The events of the past few years should serve as a good reminder to all of us that no matter what we do every day, we face risks beyond our control. However small the risk may be, there is no way to ensure that you avoid falling victim to these types of events. Not that we should live our lives in constant fear — we should just prepare for the worst and then feel very fortunate should we end up living long and healthy lives.
Preparing for the worst doesn’t just mean acknowledging that life is fragile and then living life to the fullest. You need to prepare for financial risks. This means assessing your exposure to risks beyond your control and then getting protection if you need it. If anyone relies on your life and/or your income stream, then you need to have insurance policies to replace that income if you suddenly die or face a long-term disability that prevents you from working. You need cash reserves that you can draw from immediately in an emergency. You need proper homeowners insurance. You need an estate plan that allows your finances to pass to your heirs smoothly and at a low cost.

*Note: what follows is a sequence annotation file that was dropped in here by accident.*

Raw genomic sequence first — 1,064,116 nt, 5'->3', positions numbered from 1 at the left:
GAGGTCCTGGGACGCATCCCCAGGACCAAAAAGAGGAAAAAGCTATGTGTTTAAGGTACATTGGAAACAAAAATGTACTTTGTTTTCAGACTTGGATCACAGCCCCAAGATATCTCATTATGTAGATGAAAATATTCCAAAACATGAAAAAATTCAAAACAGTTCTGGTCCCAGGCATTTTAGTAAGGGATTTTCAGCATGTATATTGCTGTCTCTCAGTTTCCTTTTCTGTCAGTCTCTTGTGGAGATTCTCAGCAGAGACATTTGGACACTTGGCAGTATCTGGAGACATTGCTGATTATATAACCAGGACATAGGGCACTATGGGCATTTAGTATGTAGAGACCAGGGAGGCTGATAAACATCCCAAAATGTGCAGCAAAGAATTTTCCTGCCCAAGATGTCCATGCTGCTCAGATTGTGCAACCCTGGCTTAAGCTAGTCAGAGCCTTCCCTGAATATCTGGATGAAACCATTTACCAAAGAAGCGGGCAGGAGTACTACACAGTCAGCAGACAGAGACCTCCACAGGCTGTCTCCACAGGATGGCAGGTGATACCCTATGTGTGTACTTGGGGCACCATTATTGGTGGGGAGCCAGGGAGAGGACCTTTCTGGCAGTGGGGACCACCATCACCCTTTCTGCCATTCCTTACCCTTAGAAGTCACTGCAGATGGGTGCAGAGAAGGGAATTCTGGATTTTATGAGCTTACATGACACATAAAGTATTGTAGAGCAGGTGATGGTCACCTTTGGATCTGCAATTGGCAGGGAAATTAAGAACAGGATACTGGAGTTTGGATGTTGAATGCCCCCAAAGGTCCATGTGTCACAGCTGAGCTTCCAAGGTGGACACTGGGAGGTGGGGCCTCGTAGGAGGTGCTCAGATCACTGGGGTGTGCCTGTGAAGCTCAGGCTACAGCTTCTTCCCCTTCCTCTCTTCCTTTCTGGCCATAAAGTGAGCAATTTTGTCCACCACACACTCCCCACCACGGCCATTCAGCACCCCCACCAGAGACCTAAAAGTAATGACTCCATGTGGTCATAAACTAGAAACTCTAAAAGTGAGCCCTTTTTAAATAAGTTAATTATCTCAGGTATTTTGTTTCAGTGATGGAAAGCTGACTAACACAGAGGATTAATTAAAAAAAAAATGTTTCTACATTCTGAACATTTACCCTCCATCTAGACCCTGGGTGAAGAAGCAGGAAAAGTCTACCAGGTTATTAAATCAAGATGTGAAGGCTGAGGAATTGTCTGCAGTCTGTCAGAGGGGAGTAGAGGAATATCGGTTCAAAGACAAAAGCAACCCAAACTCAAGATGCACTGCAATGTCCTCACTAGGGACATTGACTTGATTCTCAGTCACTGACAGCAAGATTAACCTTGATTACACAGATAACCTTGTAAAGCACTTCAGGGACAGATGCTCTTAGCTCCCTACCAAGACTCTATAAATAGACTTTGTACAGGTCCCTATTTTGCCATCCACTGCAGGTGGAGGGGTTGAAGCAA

This preparation won’t prevent you from being in the wrong place at the wrong time (and no such preparation exists), but it will help prevent financial risks from being created for your family and heirs should something happen to you.
I frequently interact with married clients who have disparate feelings about their goals with their money. Most often the differences center around their individual willingness to take on risk, and this tends to manifest in two common situations.